Science fiction (sometimes shortened to sci-fi or SF) is a genre of speculative fiction which typically deals with imaginative and futuristic concepts such as advanced science and technology, space exploration, time travel, parallel universes, and extraterrestrial life. It has been called the "literature of ideas", and it often explores the potential consequences of scientific, social, and technological innovations.
Science fiction can trace its roots back to ancient mythology, and is related to fantasy, horror, and superhero fiction, and contains many subgenres. Its exact definition has long been disputed among authors, critics, scholars, and readers.
Science fiction, in literature, film, television, and other media, has become popular and influential over much of the world, and it is also often said to inspire a "sense of wonder". Besides providing entertainment, it can also criticize present-day society and explore alternatives.
American science fiction author and editor Lester del Rey wrote, "Even the devoted aficionado or fan—has a hard time trying to explain what science fiction is," and the lack of a "full satisfactory definition" is because "there are no easily delineated limits to science fiction." According to Isaac Asimov, "Science fiction can be defined as that branch of literature which deals with the reaction of human beings to changes in science and technology." Robert A. Heinlein wrote that "A handy short definition of almost all science fiction might read: realistic speculation about possible future events, based solidly on adequate knowledge of the real world, past and present, and on a thorough understanding of the nature and significance of the scientific method."
Part of the reason that it is so difficult to pin down an agreed definition of science fiction is because there is a tendency among science fiction enthusiasts to act as their own arbiter in deciding what exactly constitutes science fiction. Damon Knight summed up the difficulty, saying "science fiction is what we point to when we say it." Ultimately, it may be more useful to talk around science fiction as the intersection of other, more concrete, genres and subgenres.
Forrest J Ackerman is credited with first using the term "sci-fi" (analogous to the then-trendy "hi-fi") in about 1954. As science fiction entered popular culture, writers and fans active in the field came to associate the term with low-budget, low-tech "B-movies," and with low-quality pulp science fiction. By the 1970s, critics within the field, such as Damon Knight and Terry Carr, were using "sci fi" to distinguish hack-work from serious science fiction. Peter Nicholls writes that "SF" (or "sf") is "the preferred abbreviation within the community of sf writers and readers." Robert Heinlein found even "science fiction" insufficient for certain types of works in this genre, and suggested the term speculative fiction to be used instead for those that are more "serious" or "thoughtful."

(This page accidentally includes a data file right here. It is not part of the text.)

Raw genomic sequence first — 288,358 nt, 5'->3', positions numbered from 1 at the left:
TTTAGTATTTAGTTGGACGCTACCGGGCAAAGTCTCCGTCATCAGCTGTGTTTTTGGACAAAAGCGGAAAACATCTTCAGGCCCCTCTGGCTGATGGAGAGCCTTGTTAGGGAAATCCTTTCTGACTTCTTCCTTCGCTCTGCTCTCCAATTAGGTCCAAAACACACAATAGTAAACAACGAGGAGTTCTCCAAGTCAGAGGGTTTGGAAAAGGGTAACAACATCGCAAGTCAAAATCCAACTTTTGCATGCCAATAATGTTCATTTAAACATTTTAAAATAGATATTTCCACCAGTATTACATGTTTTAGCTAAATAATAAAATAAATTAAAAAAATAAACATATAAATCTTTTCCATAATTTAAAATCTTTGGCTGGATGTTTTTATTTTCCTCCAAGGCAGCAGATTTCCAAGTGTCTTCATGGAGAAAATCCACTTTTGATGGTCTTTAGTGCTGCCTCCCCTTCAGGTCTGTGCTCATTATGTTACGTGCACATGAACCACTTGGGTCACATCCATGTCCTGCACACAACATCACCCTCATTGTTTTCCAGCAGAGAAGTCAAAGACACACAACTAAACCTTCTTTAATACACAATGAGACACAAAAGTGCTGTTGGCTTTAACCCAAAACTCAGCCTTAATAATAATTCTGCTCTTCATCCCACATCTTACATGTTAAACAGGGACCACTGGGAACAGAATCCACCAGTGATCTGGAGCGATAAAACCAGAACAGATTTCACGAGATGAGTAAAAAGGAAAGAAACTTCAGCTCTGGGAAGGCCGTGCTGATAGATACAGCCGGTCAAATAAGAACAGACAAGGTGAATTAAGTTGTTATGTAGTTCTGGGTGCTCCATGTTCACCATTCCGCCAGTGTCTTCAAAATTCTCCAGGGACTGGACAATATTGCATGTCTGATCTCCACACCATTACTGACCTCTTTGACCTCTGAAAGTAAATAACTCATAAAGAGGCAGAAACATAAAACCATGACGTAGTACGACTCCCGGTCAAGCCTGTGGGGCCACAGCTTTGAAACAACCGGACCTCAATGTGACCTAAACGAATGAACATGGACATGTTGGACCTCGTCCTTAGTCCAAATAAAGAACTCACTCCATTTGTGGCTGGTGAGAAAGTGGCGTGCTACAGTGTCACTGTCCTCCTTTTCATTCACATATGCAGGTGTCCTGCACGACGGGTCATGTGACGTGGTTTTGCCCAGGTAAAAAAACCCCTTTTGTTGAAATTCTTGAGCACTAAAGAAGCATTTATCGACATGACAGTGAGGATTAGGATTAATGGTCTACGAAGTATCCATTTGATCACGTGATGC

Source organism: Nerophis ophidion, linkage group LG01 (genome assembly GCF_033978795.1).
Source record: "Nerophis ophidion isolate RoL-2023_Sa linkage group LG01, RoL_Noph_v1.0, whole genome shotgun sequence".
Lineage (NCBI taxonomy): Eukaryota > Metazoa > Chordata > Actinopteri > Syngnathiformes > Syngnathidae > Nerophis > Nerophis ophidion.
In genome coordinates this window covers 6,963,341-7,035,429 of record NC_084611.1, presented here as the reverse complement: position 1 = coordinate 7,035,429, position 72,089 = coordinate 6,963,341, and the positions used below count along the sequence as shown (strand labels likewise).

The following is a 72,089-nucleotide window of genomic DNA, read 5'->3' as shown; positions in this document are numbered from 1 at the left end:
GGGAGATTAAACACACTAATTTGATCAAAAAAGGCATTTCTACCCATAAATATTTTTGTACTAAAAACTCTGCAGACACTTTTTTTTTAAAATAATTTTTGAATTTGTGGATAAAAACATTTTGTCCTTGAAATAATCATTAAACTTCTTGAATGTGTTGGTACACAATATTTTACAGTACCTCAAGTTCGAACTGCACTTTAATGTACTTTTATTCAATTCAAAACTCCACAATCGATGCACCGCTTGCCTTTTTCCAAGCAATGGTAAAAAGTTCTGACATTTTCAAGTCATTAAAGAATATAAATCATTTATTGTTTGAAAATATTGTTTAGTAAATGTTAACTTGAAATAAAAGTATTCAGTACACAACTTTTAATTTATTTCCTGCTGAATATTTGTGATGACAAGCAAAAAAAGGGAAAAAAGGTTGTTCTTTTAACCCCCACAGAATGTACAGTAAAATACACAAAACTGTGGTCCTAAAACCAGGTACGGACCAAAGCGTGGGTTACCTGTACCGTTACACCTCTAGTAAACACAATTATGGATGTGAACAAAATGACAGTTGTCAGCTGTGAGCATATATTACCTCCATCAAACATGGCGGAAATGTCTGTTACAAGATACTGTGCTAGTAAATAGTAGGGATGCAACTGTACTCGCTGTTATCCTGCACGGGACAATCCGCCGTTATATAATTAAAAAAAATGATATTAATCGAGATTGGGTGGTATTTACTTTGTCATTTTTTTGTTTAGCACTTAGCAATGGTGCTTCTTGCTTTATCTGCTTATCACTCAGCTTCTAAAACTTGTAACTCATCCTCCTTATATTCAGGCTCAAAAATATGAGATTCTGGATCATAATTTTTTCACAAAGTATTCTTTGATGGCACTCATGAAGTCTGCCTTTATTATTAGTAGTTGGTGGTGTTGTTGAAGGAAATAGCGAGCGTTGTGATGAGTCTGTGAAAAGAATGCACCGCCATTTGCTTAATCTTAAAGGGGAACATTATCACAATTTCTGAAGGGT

Some scholars assert that science fiction had its beginnings in ancient times, when the line between myth and fact was blurred. Written in the 2nd century CE by the satirist Lucian, A True Story contains many themes and tropes characteristic of modern science fiction, including travel to other worlds, extraterrestrial lifeforms, interplanetary warfare, and artificial life. Some consider it the first science-fiction novel. Some of the stories from The Arabian Nights, along with the 10th-century The Tale of the Bamboo Cutter and Ibn al-Nafis's 13th-century Theologus Autodidactus, also contain elements of science fiction.
Written during the Scientific Revolution and the Age of Enlightenment, Johannes Kepler's Somnium (1634), Francis Bacon's New Atlantis (1627), Athanasius Kircher's Itinerarium extaticum (1656), Cyrano de Bergerac's Comical History of the States and Empires of the Moon (1657) and The States and Empires of the Sun (1662), Margaret Cavendish's "The Blazing World" (1666), Jonathan Swift's Gulliver's Travels (1726), Ludvig Holberg's Nicolai Klimii Iter Subterraneum (1741) and Voltaire's Micromégas (1752) are regarded as some of the first true science-fantasy works. Isaac Asimov and Carl Sagan considered Somnium the first science-fiction story; it depicts a journey to the Moon and how the Earth's motion is seen from there.
Following the 17th-century development of the novel as a literary form, Mary Shelley's Frankenstein (1818) and The Last Man (1826) helped define the form of the science-fiction novel. Brian Aldiss has argued that Frankenstein was the first work of science fiction. Edgar Allan Poe wrote several stories considered to be science fiction, including "The Unparalleled Adventure of One Hans Pfaall" (1835) which featured a trip to the Moon. Jules Verne was noted for his attention to detail and scientific accuracy, especially in Twenty Thousand Leagues Under the Sea (1870). In 1887, the novel El anacronópete by Spanish author Enrique Gaspar y Rimbau introduced the first time machine.